Categories
Log in
There’s more to see...
Sign up to see the rest of what’s here!

WW2 patriotic poster urging the US civilian population to conserve food and go with less so that fighting troops could be fed full rations. In real terms, the US economy, as it was shown during the war, was capable to feed its own population and armed forces fully while making huge food exports to both the UK and the USSR.

Jacqueline Kennedy wears her pink Chanel suit, still stained with the blood of her husband, as Lyndon Johnson takes the oath of office in Air Force One. According to Lady Bird Johnson, who was also present: “Her hair [was] falling in her face but [she was] very composed … I looked at her. Mrs. Kennedy’s dress was stained with blood. One leg was almost entirely covered with it and her right glove was caked, it was caked with blood – her husband’s blood. Somehow that was one of the mo

On the deck of the USS Missouri, watching the formal Japanese surrender of WWII

Photo of U.S. astronaut and space shuttle Challenger crewmember Bruce McCandless, who ventured further from a ship than any astronaut before him on Feb. 12, 1984, via NASA.

A clock in Hiroshima, destroyed during the atomic bombing of the city. Its time marks the moment when the bomb exploded; 8:16 AM.

X-ray images of corsets and their effect on the female ribcage from 1908 by Dr. Ludovic O’Followell.

September 12, 1962 - President John F. Kennedy speaks at Rice University Stadium, Houston, Texas, concerning the nation's efforts in space exploration. In his speech the President discusses the necessity for the U.S. to become an international leader in space exploration and famously states, "We choose to go to the Moon in this decade and do the other things, not because they are easy, but because they are hard."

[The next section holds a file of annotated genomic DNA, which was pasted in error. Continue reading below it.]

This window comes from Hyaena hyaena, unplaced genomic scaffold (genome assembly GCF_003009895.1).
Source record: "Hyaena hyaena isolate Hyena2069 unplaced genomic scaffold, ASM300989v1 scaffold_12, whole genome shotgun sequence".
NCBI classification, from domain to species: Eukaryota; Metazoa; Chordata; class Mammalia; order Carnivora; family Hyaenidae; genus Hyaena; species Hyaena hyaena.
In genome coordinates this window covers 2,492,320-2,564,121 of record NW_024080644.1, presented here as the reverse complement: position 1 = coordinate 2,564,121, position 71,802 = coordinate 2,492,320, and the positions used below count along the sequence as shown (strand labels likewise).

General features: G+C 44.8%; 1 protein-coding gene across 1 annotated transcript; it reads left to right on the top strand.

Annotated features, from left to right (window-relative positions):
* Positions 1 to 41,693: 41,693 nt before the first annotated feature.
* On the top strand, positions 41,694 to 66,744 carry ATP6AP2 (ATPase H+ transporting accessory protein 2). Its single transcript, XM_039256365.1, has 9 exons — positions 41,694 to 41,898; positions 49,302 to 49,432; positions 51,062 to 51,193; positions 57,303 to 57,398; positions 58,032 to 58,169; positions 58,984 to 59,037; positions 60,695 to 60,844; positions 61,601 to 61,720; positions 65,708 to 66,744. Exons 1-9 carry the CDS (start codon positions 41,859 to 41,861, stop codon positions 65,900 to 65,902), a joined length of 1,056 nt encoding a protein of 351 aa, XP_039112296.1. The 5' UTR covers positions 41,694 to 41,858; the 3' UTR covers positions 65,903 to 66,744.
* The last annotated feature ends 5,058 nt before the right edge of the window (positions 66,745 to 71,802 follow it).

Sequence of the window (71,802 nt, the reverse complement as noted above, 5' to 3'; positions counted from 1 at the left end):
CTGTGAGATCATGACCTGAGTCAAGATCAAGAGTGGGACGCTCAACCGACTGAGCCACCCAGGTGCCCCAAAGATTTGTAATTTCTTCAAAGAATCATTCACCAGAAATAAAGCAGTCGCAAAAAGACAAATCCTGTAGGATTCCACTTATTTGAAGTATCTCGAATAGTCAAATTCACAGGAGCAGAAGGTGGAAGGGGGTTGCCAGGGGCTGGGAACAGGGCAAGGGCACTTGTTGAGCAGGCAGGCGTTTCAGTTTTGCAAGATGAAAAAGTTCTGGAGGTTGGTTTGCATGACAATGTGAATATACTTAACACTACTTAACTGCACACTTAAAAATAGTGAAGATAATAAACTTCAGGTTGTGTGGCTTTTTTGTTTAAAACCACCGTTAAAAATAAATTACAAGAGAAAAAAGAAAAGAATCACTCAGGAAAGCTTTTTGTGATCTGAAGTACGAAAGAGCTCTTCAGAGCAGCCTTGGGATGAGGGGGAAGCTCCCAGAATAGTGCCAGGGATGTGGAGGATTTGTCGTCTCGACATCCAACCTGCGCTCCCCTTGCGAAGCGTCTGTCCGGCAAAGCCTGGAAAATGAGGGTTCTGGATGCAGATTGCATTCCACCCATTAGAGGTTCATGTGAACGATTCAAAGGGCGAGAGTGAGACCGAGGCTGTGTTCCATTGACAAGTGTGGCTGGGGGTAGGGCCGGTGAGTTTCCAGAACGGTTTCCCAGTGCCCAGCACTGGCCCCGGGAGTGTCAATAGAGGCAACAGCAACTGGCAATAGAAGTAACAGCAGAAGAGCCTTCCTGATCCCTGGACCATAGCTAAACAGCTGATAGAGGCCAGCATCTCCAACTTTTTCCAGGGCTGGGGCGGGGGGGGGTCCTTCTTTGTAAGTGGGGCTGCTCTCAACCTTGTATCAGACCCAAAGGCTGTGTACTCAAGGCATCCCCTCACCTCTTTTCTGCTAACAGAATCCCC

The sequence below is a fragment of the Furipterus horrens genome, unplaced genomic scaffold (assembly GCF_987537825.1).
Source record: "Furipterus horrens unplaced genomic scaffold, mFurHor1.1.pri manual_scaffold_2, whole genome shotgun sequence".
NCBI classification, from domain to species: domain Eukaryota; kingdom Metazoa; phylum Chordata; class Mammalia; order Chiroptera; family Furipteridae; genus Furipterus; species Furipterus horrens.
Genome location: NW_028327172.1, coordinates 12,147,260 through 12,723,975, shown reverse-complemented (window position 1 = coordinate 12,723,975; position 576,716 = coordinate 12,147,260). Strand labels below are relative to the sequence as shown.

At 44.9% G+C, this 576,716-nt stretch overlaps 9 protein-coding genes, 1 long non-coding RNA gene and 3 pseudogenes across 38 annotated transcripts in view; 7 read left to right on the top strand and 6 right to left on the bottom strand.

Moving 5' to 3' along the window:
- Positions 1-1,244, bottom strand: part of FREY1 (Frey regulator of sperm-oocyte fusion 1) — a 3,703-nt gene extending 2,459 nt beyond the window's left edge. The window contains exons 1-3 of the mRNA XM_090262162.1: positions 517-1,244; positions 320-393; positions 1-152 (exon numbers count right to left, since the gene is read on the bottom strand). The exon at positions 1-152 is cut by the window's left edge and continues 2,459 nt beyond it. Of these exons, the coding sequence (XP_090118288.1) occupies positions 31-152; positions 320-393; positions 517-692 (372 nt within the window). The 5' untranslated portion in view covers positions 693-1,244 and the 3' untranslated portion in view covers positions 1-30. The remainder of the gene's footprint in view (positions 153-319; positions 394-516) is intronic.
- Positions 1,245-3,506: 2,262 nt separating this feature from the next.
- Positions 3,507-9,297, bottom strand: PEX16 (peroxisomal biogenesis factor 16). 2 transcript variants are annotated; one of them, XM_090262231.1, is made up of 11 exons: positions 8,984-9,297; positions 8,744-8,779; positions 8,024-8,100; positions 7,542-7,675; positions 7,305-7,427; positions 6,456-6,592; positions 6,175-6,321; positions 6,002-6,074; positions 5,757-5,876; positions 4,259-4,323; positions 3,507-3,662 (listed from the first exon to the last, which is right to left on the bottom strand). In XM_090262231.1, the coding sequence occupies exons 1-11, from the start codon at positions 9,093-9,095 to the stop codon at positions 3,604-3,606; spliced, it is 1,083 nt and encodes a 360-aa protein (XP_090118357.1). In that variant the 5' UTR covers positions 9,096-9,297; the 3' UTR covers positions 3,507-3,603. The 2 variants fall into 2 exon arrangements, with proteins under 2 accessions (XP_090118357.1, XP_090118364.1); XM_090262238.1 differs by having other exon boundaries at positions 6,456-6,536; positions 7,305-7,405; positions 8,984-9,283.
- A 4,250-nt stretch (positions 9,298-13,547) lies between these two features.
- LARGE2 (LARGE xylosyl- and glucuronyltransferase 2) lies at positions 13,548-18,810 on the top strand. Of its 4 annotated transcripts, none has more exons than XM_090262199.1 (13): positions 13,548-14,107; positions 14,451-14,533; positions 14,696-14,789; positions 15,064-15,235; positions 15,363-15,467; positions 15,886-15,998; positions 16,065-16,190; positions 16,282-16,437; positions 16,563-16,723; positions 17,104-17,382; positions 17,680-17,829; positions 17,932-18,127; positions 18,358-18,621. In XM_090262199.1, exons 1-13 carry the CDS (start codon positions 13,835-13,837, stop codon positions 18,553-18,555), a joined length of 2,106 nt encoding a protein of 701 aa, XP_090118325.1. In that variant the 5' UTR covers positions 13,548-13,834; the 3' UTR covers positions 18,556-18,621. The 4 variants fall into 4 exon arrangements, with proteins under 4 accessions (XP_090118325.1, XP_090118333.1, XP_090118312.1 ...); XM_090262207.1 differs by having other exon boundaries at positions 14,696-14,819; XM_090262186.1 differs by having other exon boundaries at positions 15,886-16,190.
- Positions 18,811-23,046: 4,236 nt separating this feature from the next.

A recuperating Hemingway with Red Cross nurses, including Agnes von Kerowsky, Milan, 1918

Survivors of the Auschwitz concentration camp are helped by Russian medic past the main gate with the infamous sign reading Arbeit Macht Frei which means "Work liberates." The concentration camp was liberated on 27 January 1945 by the 100th Infantry Division of General F.M. Krasavina (1st Ukrainian Front).

A female Lockheed employee works on a P-38 Lighting. Burbank, CA - 1944

Americans in Paris on the night of repeal: Scene at the American Bar as a group of visitors from the U.S. celebrated the passing of Prohibition in their homeland in a real two-fisted manner.

Two young girls in a West Germans street chat with their grandparents in the window of their home in the Eastern sector, separated only by a barbed wire barricade. It was a common occurrence for families, who had once lived on the opposite side of the street from one another, to become seperated by the ever growing Berlin Wall.

1890 - This is the first known photograph ever taken of a surfer. Surfing was banned in Hawaii by missionaries in the 1700s for its “ungodliness,” but fortunately the natives didn’t pay much heed to that decree.

American Soldiers wade from Coast Guard landing barge toward beach at Normandy on D-Day, June 6, 1944